Someday we may have as many followers as harpsichord is a wise saying. Because it was from the harpsichord, pianos create lovely music for the world now. Harpsichord being the ancestor for piano made in 1709, dates back to 1397. It is one of the earliest stringed keyboard instruments. Though harpsichord instruments were huge and elaborate at that time, it was the keyed version of the polychord emerging in the 13th century. But it resembles more of the small, angular grand piano with a reverse keyboard. Even after more than six hundred years of its known existence and of its complexities, it is still manufactured by specialty instrument makers.
Harpsichord is also known as clavicembalum or as clavicytherium did not require invention from scratch. The organ that was invented in the 3rd BCE is the base for harpsichord. From the organ in 3 BCE to Padua writing of one Hermann Poll inventing clavicembalum in 1397, it is now the digital pianos for music worldwide for centuries. But records confirm the first harpsichord resembled more of the guitar rather than that of piano or it’s base the organ.
Evolution of harpsichord for centuries:
During the 14th century, polychords were replaced by psaltery for extensive use. Like the harpsichord, it also had metal strings to control the tension with tuning pins. They transmitted the vibrations through a bridge to the soundboard for making them audible. Now for the psaltery to become harpsichords, it was only necessary to find a way to pluck the metal strings mechanically using a keyboard. Since only during this time many advances were made in the clockwork and other types of machinery, the time was ripe for the making of harpsichord instrument.
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Harpsichord formation in 1300:
Harpsichord, known with its Latin name as clavycytherium during the 1300s, was formed by adding a keyboard to the psaltery at right angles to the soundboard. It was similar to the portative organs that were handheld at that time. It was also referred to as the exaquir in 1387 as an instrument with sounds obtained by strings. There is a wood carving to this effect in Kafermarkt in Austria.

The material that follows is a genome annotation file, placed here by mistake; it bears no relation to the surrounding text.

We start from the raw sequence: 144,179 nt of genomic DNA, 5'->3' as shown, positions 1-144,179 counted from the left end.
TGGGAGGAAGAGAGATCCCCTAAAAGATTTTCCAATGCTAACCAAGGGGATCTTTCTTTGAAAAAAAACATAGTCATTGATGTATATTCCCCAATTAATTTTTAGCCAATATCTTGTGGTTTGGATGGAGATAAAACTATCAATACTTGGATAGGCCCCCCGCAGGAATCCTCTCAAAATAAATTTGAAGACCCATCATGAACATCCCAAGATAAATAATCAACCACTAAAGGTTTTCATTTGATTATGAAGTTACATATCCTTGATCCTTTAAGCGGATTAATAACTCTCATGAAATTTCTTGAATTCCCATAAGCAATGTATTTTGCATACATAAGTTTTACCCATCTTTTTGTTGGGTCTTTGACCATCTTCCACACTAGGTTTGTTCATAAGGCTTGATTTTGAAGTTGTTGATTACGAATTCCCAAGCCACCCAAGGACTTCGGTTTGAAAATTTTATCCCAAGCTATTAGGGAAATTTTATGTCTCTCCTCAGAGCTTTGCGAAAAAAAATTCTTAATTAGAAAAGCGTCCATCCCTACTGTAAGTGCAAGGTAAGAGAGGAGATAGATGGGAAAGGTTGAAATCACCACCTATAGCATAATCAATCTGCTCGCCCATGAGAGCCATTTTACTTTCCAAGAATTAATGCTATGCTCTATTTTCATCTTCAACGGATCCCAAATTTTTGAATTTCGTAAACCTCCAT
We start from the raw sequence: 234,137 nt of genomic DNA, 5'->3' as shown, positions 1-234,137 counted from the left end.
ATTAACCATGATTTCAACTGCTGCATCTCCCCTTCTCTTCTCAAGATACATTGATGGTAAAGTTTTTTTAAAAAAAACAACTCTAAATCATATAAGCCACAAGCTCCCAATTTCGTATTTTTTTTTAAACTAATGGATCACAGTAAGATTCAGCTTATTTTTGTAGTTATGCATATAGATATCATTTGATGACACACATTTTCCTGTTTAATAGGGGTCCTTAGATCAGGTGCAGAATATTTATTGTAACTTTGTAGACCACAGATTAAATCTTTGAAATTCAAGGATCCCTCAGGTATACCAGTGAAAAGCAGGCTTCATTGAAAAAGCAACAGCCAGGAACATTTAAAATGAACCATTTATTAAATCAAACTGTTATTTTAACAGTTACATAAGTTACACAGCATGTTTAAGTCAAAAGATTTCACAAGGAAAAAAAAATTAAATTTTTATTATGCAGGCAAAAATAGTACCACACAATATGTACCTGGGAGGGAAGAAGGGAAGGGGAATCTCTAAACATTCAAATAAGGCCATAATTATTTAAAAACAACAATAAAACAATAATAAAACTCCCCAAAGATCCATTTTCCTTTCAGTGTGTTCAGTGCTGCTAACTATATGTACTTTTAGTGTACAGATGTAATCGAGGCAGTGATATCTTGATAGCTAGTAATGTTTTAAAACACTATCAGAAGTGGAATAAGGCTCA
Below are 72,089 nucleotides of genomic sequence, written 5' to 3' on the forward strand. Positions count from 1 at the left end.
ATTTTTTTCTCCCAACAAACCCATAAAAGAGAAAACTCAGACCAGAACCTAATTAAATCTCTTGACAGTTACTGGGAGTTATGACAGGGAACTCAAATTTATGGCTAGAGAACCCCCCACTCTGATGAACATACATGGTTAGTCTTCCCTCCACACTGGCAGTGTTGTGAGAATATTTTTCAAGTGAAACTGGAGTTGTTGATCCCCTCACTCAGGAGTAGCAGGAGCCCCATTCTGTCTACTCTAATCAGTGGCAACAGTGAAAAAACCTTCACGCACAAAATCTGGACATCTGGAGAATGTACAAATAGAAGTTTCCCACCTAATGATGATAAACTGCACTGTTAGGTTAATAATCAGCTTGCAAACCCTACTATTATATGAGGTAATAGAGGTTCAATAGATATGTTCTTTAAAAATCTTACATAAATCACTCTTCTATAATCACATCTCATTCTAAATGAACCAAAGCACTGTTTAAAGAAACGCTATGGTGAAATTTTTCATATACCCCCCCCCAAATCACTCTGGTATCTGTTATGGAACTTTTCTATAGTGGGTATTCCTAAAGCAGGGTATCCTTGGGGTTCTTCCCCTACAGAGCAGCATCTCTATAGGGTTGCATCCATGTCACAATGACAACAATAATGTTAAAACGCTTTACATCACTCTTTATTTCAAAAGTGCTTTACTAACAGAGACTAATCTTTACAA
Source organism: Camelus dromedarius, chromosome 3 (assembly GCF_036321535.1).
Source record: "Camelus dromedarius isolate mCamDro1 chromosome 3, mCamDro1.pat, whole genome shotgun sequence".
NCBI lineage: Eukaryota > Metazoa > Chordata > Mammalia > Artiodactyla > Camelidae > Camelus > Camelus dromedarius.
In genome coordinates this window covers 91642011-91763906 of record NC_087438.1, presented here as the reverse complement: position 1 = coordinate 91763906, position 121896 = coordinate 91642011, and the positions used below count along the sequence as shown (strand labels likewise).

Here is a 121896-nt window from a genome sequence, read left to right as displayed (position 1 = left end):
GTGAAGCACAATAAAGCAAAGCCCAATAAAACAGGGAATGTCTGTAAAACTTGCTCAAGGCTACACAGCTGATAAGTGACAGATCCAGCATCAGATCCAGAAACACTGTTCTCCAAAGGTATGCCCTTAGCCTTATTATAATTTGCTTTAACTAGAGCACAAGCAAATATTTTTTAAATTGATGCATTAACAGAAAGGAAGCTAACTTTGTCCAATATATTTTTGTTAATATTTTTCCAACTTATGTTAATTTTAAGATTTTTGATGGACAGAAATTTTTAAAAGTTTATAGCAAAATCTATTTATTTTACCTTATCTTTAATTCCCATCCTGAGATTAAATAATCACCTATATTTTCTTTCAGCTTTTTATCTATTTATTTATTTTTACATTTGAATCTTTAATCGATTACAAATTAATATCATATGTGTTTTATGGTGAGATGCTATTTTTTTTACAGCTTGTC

Harpsichord 1400 Evolution:
Harpsichord seemed to evolve during the 1400s in the Flanders. It is the region now divided between Belgium, France, and the Netherlands. The earlier harpsichords were similar to the later Fleming instruments. But they were small and without jack rail during the 1400s. The first of it was found in a German altar craving in 1425. The second was in 1440 in England on the stained glass window that was attributed to John Prudd of the Beauchamp Chapel in St. Mary’s Chruch at Warwick England. It shows the resemblance of the earlier harpsichord resembling the later Fleming instruments. In Burgundy, drawings of Henri Arnaut show their complex plucking mechanisms.
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Harpsichord evolution during 1500:
From the Flanders in 1400, it was the Italians who took over the harpsichord during the 1500s. The Italians made the instrument case light, and also internal knees supported the stress of the strings. And during the 1500s, all harpsichords appeared to be plucked by simple jacks. They were sliding in a guide between the jack rail and the keyboard. Also, these keyboards range doubled from that of their earlier instruments in the Flanders in the 1400s. It is during this period that harpsichords evolved a lot due to the Italian intervention.